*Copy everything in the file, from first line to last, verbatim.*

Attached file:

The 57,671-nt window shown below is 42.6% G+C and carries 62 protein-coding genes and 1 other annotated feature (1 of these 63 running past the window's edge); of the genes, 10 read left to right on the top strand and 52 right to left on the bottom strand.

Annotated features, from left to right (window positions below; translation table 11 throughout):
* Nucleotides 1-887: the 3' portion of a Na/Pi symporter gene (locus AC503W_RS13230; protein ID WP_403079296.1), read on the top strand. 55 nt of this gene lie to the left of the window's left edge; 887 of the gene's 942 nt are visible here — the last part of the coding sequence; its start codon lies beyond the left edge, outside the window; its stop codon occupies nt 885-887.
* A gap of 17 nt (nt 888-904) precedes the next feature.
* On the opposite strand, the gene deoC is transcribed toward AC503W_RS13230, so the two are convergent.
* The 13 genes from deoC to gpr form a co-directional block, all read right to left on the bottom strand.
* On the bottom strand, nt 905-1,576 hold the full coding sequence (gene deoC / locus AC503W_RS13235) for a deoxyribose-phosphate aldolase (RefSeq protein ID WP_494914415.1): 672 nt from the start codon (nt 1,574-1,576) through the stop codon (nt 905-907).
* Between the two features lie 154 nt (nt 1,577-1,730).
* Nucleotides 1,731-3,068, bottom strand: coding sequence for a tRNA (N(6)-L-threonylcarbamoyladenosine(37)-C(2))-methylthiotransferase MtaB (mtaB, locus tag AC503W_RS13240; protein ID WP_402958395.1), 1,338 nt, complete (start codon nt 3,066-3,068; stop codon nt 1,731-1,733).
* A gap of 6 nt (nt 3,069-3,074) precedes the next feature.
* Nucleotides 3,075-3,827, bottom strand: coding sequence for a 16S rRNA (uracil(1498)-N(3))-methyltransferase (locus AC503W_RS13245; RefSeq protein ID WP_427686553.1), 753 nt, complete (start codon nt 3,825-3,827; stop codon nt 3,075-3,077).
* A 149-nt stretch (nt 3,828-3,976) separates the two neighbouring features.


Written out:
The 57,671-nt window shown below is 42.6% G+C and carries 62 protein-coding genes and 1 other annotated feature (1 of these 63 running past the window's edge); of the genes, 10 read left to right on the top strand and 52 right to left on the bottom strand.

Annotated features, from left to right (window positions below; translation table 11 throughout):
* Nucleotides 1-887: the 3' portion of a Na/Pi symporter gene (locus AC503W_RS13230; protein ID WP_403079296.1), read on the top strand. 55 nt of this gene lie to the left of the window's left edge; 887 of the gene's 942 nt are visible here — the last part of the coding sequence; its start codon lies beyond the left edge, outside the window; its stop codon occupies nt 885-887.
* A gap of 17 nt (nt 888-904) precedes the next feature.
* On the opposite strand, the gene deoC is transcribed toward AC503W_RS13230, so the two are convergent.
* The 13 genes from deoC to gpr form a co-directional block, all read right to left on the bottom strand.
* On the bottom strand, nt 905-1,576 hold the full coding sequence (gene deoC / locus AC503W_RS13235) for a deoxyribose-phosphate aldolase (RefSeq protein ID WP_494914415.1): 672 nt from the start codon (nt 1,574-1,576) through the stop codon (nt 905-907).
* Between the two features lie 154 nt (nt 1,577-1,730).
* Nucleotides 1,731-3,068, bottom strand: coding sequence for a tRNA (N(6)-L-threonylcarbamoyladenosine(37)-C(2))-methylthiotransferase MtaB (mtaB, locus tag AC503W_RS13240; protein ID WP_402958395.1), 1,338 nt, complete (start codon nt 3,066-3,068; stop codon nt 1,731-1,733).
* A gap of 6 nt (nt 3,069-3,074) precedes the next feature.
* Nucleotides 3,075-3,827, bottom strand: coding sequence for a 16S rRNA (uracil(1498)-N(3))-methyltransferase (locus AC503W_RS13245; RefSeq protein ID WP_427686553.1), 753 nt, complete (start codon nt 3,825-3,827; stop codon nt 3,075-3,077).
* A 149-nt stretch (nt 3,828-3,976) separates the two neighbouring features.